More support has been provided to the seniors in our society, in particular, the Merdeka Generation. The Merdeka Generation refers to those born between 1950 to 1959, accounting for about 500,000 of Singaporeans. Before the Merdeka Generation Package, the Pioneer Generation Package was introduced in 2014 for the Pioneer Generation (those born on or before 31 December 1949).
As part of the Merdeka Generation Package, the Merdeka Generation will receive:
- A Medisave top up of $200 a year for 5 years (from 2019 to 2023)
- One-time top-up of $100 to the PAssion Silver Card
- More subsidies at CHAS clinics, polyclinics, and public Specialist Outpatient Clinics (SOCs)
- Additional subsidies for MediShield Life
- $1,500 incentive to join CareShield Life when it becomes available in 2021 (on top of the previous $2,500 announced, bringing the incentives to a total of $4,000)
In June 2019, eligible Merdeka Generation seniors would have received their Merdeka Generation Card and a welcome folder which contains more details on the benefits.
What To Expect For Budget 2020
The Budget is done with the Singaporeans at heart and it is also meant to be a two-way conversation. To get feedback and suggestions before the Budget, more than 10,000 responses were collected by government feedback unit Reach, the People's Association (PA) and the Finance Ministry.
Here’s what we know so far, and what to expect of the Singapore Budget 2020.
1. Supporting families
More support will be provided to families to cope with the cost of living and caregiving needs. To cushion the impact and help Singaporeans with the transition from paying 7% GST to 9% GST, a GST support package will also be released, with the details to be shared in this year’s Budget. The GST Voucher scheme will also be enhanced.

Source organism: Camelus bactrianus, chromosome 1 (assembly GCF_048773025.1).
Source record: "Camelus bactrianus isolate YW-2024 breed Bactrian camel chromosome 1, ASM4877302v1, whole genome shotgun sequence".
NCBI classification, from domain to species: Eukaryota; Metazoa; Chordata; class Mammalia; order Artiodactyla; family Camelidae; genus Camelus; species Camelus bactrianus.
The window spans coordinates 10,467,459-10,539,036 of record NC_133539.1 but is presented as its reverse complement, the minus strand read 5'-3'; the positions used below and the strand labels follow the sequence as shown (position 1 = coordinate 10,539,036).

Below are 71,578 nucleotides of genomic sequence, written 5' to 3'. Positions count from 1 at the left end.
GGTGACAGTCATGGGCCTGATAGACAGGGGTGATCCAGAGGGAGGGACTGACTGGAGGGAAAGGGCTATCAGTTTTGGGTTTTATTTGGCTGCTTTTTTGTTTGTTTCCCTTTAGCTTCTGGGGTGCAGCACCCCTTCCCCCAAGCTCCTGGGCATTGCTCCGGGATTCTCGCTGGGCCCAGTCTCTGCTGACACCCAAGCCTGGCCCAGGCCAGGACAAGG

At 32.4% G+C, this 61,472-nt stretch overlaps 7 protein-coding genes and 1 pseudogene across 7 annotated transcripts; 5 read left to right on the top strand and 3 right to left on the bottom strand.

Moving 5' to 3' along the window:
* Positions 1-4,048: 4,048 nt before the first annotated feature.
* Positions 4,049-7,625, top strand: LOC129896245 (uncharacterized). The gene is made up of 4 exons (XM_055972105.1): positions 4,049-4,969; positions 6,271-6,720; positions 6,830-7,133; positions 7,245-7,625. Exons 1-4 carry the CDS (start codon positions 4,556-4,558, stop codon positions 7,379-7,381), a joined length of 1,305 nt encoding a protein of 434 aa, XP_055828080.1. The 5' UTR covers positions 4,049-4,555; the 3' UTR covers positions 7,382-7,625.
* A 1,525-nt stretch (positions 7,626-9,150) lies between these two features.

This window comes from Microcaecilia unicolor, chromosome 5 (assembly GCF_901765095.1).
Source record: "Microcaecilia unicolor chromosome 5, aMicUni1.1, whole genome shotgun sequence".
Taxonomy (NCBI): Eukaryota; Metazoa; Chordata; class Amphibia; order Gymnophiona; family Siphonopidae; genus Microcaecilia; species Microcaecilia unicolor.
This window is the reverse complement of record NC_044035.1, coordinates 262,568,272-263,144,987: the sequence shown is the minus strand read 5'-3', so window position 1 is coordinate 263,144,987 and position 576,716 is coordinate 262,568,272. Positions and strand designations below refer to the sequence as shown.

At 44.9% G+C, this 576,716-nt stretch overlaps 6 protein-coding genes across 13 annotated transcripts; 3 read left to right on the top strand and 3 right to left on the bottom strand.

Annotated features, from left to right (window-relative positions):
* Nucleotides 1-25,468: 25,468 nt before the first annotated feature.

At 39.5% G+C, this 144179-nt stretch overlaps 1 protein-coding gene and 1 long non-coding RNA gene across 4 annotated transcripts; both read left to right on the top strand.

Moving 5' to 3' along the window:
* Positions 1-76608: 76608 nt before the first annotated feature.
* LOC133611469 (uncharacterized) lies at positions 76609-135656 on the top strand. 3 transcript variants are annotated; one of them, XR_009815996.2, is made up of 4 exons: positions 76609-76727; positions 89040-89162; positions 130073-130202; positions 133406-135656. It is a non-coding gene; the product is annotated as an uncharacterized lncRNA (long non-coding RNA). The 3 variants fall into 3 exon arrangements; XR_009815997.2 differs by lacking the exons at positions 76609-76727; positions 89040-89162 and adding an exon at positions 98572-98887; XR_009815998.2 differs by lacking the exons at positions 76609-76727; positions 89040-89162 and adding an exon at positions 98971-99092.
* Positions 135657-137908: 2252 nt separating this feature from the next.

2. Helping businesses tide through difficult times
With the economic repercussions that stem from the Wuhan Coronavirus (also known as 2019-nCoV), it has been shared that Budget 2020 will have measures put in place to help businesses and Singaporeans tide over this difficult period. This includes adjustments made to make sure companies and workers are supported.
Deputy Prime Minister Heng Swee Keat said that a relief package is in the works, to help the transport and tourism sectors hardest hit by the epidemic. Similarly, during the Sars period in 2003, a response package was introduced to help hotels and the tourism sector.
3. Support for those in their golden years
WIth the aim for seniors in Singapore to lead fulfilling lives at every stage of life, there will be initiatives to promote volunteerism and help seniors with their retirement needs. Companies will also have incentives to employ older workers, as well as to give them flexible working hours.
4. Climate change and sustainability
Climate change will also be something that will be addressed in Budget 2020. This does not come as a surprise, especially with natural disasters happening around the world due to climate change. One just needs to look at the Australian bushfires to see the far-reaching effects this could have on wildlife, environment, people, economy and the country in general.